THE CONCRETE REVOLUTION
Selection of Reviews
"We are not just good at destroying the old world, but also at building the new one," announced Mao Tse-tung many years ago. But even he could not have foreseen the extent to which China is fulfilling his words at the beginning of the 21st century. Award-winning Chinese filmmaker and novelist Xiaolu Guo leads a playful, intriguing tour through Beijing, symbol of the 'New China'.
With a cameraman and a sound engineer at her side, the Chinese filmmaker Xiaolu Guo walks through Beijing. She shows how the old China is rapidly crumbling away, how house after house is demolished to make room for the new China, which is put up in concrete. The official website of the capital warns tourists not to trust old city maps, because the city changes every day. Of course it does: of the twelve million people who live here, one million are construction workers. The favourite hangout of Xiaolu and her crew is the largest construction site in the city, where the preparations for the 2008 Olympic Games are well under way. The construction workers work long hours and still have three months pay outstanding, but they only admit this when the foreman is not around. China still has one foot in the old system, but uses the other to step outside. The Chinese are proud of their yellow skin, they make up the largest population in the world, everybody is learning English, they have brought in the 2008 Olympics and recently the Shenzhou rocket was launched into space. “The 21st century is the century of the Chinese.” We have been warned.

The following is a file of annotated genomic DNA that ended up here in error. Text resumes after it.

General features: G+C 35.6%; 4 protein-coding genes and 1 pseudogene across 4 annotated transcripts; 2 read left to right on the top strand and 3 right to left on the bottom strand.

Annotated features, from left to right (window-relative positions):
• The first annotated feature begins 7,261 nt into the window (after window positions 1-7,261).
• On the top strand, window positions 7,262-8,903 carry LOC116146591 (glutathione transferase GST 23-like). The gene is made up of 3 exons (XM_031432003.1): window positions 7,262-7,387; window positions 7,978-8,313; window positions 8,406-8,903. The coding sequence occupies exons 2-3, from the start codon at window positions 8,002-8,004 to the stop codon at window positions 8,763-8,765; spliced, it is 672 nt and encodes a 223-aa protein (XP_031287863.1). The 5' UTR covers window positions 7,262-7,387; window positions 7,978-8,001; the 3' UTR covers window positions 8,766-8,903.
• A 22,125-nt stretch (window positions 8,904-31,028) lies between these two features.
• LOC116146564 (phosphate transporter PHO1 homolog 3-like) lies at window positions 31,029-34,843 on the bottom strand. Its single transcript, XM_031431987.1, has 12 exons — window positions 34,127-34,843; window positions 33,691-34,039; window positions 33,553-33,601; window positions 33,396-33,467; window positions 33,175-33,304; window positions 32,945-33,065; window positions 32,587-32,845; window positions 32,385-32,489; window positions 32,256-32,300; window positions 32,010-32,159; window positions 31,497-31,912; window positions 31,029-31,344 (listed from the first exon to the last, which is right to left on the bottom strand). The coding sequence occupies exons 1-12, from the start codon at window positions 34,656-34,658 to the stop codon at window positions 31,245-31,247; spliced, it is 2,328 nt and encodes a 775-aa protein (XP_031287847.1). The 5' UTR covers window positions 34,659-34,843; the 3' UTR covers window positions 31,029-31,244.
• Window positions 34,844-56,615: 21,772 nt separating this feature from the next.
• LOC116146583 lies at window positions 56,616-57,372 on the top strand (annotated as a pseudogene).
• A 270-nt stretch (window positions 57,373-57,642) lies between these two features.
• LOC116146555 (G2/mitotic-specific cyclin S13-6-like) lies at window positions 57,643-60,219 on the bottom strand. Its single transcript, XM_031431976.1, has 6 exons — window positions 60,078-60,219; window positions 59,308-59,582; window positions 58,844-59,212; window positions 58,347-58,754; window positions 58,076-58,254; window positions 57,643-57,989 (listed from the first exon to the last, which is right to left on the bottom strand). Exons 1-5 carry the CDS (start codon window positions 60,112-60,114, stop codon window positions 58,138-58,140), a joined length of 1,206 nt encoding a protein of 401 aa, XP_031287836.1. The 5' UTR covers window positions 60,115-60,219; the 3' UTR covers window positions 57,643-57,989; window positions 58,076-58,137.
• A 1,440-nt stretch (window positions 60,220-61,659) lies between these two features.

Chinese writer and documentary filmmaker Xiaol Guo has created a visually rich and imaginative film essay on the character of contemporary China, whose polished appearance has been created at the expense of the suffering of ordinary people. Part objective documentary, part personal essay, ‘Concrete Revolution’ charts the changing face of Beijing, site of 2008 Olympic Games by examining the enormous social cost of development in contemporary China. Unfolding in an innovative visual style, this documentary is a powerful commentary on the hidden effects of modernisation, and the Chinese Government’s role in the disappearance of ancient traditions as it strives to present a modern face to the world.
It is a powerful statement that has not yet been heard in the United States. Who is building the new China and what are their hopes and dreams in the country with the largest population in the world. Novelist and filmmaker Xiaolu’s works touch universal themes and through her film we see the humanity and warmth of the Chinese working people.
This symbol of the "New China" is built by hand by approximately one million laborers traveling for work mainly from the poorer villages. A number of them have not yet received their wages after several months, while their families wait desperately for the money. All of this is part of the transformation of Peking into a modern metropolis with a Western character. Young Chinese writer and documentary filmmaker Xiaolu Guo has succeeded in creating a visually rich and imaginative film essay on the character of contemporary China, whose polished appearance has been created at the expense of the suffering of ordinary people. The film is interlaced with playfully generalized passages of the turning points in Chinese history, ironic and bitterly humorous commentary of the other side of the "Chinese miracle," and also the high-quality mixed soundtrack by Matt Scott.
The 3rd INTERNATIONAL HUMAN RIGHTS FILM FESTIVAL of Paris which took place from March 23rd to April 5th awarded its Grand Prix to "The Concrete Revolution" from Xiaolu Guo (China, 2004 - Xiaolu Guo / Téléimages). A very personal film essay which discusses the human price currently being paid on building the new China.
|© 2004 - 2008 Xiaolu Guo|